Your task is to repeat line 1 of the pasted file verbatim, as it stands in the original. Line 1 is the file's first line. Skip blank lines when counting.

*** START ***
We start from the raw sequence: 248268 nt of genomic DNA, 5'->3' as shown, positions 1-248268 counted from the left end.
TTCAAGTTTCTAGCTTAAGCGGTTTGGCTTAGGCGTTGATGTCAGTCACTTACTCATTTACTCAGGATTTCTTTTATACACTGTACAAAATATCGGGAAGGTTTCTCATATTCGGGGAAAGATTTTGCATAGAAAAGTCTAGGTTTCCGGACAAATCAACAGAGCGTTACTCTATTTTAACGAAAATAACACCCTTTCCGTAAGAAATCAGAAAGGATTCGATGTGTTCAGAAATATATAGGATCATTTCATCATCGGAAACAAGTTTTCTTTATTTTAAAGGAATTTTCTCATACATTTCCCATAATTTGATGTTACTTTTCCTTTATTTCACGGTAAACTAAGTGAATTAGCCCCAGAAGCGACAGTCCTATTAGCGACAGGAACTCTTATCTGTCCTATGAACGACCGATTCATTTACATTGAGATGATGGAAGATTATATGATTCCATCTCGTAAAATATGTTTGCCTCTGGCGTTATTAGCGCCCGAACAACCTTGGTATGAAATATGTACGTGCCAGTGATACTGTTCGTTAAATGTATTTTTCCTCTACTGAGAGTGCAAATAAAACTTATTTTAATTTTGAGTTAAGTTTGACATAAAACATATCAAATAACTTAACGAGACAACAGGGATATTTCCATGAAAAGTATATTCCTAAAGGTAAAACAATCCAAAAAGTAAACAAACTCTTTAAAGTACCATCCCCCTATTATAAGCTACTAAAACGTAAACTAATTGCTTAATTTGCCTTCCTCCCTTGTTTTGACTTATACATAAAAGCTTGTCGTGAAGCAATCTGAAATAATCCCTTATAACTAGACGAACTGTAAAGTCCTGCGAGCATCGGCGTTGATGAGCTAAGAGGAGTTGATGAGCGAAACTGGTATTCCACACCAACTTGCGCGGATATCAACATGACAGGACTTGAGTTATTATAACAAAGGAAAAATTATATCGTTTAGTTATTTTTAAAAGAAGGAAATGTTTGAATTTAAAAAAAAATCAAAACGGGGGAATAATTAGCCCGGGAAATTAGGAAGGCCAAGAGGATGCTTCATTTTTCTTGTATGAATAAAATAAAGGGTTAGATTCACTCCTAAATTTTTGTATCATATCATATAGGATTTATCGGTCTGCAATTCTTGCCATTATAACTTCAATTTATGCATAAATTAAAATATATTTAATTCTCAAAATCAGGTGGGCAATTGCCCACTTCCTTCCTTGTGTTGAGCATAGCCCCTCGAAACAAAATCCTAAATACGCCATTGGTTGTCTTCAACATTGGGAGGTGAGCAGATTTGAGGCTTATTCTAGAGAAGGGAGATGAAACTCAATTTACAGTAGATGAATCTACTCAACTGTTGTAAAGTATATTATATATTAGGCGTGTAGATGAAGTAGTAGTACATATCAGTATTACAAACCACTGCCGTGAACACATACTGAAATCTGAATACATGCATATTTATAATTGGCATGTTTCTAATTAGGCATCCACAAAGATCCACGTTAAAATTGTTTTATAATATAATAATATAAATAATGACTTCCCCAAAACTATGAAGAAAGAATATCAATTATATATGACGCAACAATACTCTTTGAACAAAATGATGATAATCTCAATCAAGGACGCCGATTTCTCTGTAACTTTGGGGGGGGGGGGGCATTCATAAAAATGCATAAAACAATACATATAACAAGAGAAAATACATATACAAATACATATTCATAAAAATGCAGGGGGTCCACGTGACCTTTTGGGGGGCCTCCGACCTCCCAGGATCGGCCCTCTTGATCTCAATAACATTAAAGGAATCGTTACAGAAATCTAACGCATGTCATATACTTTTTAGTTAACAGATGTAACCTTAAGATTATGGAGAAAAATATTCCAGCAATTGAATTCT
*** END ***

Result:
We start from the raw sequence: 248268 nt of genomic DNA, 5'->3' as shown, positions 1-248268 counted from the left end.